Leveson: 2.30am deal brings press reform peace - for now
Did Cameron blink first - or did he stand his ground? Either way, he's accepted a 'tiny bit of statute'
THE CROSS-PARTY deal reached in the small hours today to agree a Royal Charter for the regulation of the press avoids what looked certain to be a damaging defeat in the Commons tonight for David Cameron and a split in the coalition with Lib Dem leader Nick Clegg.
Harriet Harman, the deputy Labour Leader, announced on Radio 4's Today programme that a deal had been done. "Yes, there is an agreement," she said. "We have to publish the Charter this morning and this afternoon we have to put it before the House of Commons and the Lords."
She said it would be accepted by Hacked Off, the campaign to have the Leveson report implemented in full led by hacking victims such as the Dowlers and celebrities such as actor Hugh Grant.
Harman said it would allow a new independent regulator to be set up with real teeth - including the power to require papers to give prominence to corrections and exemplary fines for those refusing to abide by its findings.
Maria Miller, the Culture Secretary, confirmed that the deal with be formally agreed at a meeting between the three leaders this morning. But speaking later on the same Today programme, she tried to win the war of rhetoric by insisting that Cameron had defeated Miliband. Her tone may yet cause a backlash from Labour.
Miller said: "We have stopped [Labour's] extreme form of press law which would have gone ahead otherwise. There will be no statutory underpinning. What we are talking about is a restatement that there should be no change in the Charter."
Actually, there is statutory underpinning - if only "a tiny bit of statute" as some were prophesying before the talks concluded
The stumbling block - from the Labour and Lib Dem point of view - had been that a Royal Charter could easily be overturned under pressure from the press barons without a vote in Parliament.
Cameron and the press barons were insisting that any legislation would kill the free press in Britain - and, going to press before the deal was done, the Daily Mail and the Murdoch papers came out this morning with a series of apocalyptic headlines.
The compromise thrashed out in the wee small hours in Miliband's room allows the framework set out in the Royal Charter to be safeguarded by a clause in a Government bill. This will prevent any Royal Charter from being changed without a two-thirds vote in both Houses of Parliament. The clause will be tabled today as an amendment to the Enterprise and Regulatory Reform Bill in the Lords.
Both sides are now claiming victory and it's difficult to tell for sure who deserves the accolade - but it looks like David Cameron blinked first to allow the cross-party deal to be done.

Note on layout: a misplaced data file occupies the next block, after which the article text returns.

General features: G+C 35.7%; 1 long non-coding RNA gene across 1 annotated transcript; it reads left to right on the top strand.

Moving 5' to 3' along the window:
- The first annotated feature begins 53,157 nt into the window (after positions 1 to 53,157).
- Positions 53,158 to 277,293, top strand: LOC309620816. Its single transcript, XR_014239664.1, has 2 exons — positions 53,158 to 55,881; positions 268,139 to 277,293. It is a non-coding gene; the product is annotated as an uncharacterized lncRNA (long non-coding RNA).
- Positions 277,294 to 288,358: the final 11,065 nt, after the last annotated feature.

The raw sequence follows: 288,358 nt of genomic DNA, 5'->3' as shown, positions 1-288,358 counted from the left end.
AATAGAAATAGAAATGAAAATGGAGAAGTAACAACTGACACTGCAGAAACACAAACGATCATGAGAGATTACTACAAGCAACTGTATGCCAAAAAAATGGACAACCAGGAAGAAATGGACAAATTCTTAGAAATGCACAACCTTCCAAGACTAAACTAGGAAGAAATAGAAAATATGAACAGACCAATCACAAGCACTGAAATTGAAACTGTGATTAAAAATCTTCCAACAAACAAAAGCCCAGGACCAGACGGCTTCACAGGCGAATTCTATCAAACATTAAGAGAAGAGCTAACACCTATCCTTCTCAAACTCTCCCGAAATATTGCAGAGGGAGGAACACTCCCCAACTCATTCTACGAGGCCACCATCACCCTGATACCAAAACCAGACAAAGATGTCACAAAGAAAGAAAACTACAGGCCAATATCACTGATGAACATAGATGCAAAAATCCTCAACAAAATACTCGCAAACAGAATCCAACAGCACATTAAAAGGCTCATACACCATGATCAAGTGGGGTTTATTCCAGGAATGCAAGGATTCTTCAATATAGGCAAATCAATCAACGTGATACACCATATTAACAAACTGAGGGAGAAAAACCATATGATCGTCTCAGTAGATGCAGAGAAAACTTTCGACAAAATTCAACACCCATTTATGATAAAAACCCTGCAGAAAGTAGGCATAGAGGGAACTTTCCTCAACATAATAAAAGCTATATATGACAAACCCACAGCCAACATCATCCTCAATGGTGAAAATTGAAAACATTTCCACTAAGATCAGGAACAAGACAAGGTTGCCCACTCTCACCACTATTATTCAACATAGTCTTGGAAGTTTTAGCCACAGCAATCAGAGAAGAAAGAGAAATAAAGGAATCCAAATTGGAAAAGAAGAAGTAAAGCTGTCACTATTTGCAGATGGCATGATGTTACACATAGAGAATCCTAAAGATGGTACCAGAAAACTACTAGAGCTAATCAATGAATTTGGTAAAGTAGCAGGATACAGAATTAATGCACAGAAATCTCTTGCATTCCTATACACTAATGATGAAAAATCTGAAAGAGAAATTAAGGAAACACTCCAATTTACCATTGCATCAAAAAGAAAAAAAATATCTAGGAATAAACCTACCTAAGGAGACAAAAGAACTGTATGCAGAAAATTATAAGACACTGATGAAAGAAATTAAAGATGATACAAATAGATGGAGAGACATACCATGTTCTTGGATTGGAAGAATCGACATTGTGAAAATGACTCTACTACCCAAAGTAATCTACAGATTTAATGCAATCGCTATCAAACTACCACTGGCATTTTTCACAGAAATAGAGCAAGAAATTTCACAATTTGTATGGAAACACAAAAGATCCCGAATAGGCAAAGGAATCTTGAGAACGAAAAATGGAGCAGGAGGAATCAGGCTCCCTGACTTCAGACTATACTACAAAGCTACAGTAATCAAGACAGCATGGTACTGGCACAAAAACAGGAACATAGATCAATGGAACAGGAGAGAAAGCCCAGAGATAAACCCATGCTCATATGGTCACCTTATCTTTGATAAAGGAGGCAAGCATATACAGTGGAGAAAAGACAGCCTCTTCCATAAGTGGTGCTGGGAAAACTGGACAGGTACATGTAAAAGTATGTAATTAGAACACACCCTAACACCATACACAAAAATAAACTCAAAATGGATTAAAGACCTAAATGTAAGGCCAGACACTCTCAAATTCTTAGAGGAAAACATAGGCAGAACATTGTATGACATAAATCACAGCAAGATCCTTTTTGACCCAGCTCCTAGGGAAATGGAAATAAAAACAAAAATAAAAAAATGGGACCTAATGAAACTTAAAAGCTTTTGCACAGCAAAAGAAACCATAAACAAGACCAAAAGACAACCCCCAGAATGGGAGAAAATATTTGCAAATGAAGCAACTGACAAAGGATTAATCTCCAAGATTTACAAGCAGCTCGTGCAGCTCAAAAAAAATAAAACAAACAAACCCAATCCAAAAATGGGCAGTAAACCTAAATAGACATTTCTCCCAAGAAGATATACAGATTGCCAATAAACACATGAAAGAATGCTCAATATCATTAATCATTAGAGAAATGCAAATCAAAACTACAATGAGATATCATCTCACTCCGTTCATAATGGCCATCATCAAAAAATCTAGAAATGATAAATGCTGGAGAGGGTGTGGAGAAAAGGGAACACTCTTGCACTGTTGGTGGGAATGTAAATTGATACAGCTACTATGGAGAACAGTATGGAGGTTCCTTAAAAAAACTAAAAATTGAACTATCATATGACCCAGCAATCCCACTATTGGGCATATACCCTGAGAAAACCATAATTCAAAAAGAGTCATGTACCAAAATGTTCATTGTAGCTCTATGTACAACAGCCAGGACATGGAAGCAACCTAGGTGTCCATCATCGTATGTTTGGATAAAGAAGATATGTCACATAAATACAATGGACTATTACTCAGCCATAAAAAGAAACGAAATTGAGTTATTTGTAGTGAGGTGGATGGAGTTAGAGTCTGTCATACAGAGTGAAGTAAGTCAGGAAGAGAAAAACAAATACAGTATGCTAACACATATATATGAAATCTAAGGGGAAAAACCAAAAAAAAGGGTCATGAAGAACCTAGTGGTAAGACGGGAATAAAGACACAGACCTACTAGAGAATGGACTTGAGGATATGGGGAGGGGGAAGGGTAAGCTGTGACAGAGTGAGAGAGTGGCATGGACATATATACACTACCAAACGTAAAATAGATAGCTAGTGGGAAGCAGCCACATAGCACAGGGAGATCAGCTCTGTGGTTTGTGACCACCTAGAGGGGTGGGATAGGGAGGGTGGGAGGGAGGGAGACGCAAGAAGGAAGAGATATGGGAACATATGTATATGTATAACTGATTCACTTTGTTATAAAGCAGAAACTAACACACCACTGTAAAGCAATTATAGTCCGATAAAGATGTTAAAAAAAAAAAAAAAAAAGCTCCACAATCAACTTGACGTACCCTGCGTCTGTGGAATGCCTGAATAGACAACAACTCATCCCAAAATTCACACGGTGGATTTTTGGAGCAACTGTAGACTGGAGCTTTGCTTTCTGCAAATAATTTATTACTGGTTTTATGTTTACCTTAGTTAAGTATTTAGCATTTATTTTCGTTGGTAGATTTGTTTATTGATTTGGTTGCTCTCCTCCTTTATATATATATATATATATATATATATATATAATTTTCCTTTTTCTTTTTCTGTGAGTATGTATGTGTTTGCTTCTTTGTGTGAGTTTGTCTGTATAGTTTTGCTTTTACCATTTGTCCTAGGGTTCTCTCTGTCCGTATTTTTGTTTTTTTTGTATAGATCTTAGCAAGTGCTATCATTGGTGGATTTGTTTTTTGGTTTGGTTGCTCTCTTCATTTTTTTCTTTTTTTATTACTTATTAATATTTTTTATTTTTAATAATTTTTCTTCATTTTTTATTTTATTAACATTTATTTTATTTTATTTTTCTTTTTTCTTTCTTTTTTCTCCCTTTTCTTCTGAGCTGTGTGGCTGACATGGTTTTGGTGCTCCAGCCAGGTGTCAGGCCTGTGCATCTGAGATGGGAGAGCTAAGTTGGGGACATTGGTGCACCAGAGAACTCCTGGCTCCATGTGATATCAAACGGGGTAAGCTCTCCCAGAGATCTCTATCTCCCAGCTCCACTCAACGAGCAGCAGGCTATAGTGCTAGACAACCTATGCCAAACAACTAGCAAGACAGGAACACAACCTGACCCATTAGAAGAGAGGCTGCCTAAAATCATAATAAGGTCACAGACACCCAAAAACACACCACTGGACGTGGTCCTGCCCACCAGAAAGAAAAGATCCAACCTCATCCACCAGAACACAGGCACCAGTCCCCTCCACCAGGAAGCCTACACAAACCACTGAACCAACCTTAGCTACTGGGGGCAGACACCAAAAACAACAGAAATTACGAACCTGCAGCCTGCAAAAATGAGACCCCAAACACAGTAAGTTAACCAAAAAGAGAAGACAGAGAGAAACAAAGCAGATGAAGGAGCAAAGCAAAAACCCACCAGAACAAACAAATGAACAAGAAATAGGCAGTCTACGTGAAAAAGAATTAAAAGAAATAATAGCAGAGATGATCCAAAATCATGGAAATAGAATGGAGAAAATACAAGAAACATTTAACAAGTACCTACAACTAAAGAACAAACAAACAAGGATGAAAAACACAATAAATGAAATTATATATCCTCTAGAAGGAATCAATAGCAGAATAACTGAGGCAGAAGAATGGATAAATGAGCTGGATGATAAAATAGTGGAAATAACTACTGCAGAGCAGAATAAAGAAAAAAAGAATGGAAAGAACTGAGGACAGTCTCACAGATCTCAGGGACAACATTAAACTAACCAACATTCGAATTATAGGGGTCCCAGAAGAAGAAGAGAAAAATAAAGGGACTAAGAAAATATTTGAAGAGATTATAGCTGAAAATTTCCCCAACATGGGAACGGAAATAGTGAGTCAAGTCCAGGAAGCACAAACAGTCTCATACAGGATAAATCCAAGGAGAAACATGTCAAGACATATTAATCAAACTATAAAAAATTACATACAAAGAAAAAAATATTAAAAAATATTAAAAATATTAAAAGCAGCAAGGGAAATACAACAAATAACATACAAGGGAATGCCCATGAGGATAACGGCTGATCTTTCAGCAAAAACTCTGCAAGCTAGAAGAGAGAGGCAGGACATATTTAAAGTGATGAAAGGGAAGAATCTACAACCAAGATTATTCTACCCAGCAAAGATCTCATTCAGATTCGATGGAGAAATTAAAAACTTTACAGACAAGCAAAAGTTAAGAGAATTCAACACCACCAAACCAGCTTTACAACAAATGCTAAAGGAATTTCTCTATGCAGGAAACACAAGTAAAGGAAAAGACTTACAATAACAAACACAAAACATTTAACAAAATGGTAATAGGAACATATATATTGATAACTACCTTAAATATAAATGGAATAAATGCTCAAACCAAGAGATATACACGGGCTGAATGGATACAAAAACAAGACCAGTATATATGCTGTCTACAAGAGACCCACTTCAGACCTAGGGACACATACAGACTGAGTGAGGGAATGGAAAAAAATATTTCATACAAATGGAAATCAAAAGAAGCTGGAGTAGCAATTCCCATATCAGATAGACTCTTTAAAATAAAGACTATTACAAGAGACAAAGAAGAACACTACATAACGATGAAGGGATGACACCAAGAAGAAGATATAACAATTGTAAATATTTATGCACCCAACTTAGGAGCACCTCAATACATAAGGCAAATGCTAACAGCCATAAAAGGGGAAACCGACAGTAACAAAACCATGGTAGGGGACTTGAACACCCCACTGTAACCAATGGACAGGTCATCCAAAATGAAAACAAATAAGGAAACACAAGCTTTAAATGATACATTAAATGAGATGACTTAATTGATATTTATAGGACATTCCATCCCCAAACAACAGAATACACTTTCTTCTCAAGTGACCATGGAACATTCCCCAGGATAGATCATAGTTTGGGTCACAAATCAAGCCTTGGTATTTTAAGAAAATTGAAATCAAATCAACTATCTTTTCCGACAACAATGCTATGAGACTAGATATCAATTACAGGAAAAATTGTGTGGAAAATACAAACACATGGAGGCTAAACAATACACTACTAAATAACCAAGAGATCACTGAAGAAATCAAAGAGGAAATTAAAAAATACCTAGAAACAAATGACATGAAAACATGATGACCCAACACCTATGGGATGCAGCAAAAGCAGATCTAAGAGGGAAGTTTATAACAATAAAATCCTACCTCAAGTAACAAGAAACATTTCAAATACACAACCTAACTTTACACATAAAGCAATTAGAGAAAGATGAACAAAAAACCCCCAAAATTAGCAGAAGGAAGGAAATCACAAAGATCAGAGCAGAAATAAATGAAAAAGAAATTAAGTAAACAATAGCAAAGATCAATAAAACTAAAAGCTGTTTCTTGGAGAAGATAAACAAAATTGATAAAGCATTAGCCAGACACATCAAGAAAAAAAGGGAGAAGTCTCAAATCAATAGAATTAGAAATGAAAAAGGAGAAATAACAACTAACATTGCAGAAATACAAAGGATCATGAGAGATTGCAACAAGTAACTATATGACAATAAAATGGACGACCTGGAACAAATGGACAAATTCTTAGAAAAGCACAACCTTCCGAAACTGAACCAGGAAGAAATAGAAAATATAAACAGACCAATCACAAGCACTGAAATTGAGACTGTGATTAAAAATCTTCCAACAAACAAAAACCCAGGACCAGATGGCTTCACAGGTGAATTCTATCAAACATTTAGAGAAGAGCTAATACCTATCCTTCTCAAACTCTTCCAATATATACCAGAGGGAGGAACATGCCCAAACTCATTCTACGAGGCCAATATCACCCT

The Prime Minister, who declared the talks had broken down last week, called Clegg yesterday to revive the talks. But Miliband was also loathe to alienate the press barons completely in the run-up to the next general election and three calls to him from Clegg laid the ground for fresh talks.
The team sitting up late into the night was Clegg, Miliband, Harman, and Cameron's right-hand man, Oliver Letwin. They reached the compromise deal at 2.30 am.
The resistance of Cameron and the press barons was made plain by Fraser Nelson, editor of The Spectator, who said he would not sign up to a press licensed by the state, potentially putting The Spectator outside the new law.
Boris Johnson, former editor of the Spectator, used his Daily Telegraph column today to fire a broadside in support of Nelson's act of defiance. "I wholly approve of the stance taken by my fellow Daily Telegraph columnist Fraser Nelson in refusing to sign up to any of it, and if I were editing The Spectator today, I hope I would do the same. It is time for Parliament to remember the commercial and political freedoms that made this country great. Think of Wilkes, and Liberty, and vote this nonsense down."
That was before the agreement was reached. It is likely that diehard Tories will fire more salvos at the compromise deal, but BBC political editor Nick Robinson said the deal had "defused a political time bomb". Will Murdoch see it that way?
The Sun, which also went to press before the deal was done, carried a picture of Winston Churchill to evoke the Dunkirk fighting spirit Cameron and his Tory MPs needed to summon as they faced certain defeat in the Commons tonight. The Sun may still see the deal as Cameron's Munich. ·